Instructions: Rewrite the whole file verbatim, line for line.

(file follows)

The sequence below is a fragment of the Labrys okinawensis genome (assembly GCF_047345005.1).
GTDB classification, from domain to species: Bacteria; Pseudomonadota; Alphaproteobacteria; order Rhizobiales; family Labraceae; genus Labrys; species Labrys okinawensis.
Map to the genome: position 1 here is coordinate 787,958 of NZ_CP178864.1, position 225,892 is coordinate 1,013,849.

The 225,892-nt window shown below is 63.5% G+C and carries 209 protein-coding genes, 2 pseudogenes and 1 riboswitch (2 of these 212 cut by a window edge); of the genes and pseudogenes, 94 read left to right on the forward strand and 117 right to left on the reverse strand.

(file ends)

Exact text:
The sequence below is a fragment of the Labrys okinawensis genome (assembly GCF_047345005.1).
GTDB classification, from domain to species: Bacteria; Pseudomonadota; Alphaproteobacteria; order Rhizobiales; family Labraceae; genus Labrys; species Labrys okinawensis.
Map to the genome: position 1 here is coordinate 787,958 of NZ_CP178864.1, position 225,892 is coordinate 1,013,849.

The 225,892-nt window shown below is 63.5% G+C and carries 209 protein-coding genes, 2 pseudogenes and 1 riboswitch (2 of these 212 cut by a window edge); of the genes and pseudogenes, 94 read left to right on the forward strand and 117 right to left on the reverse strand.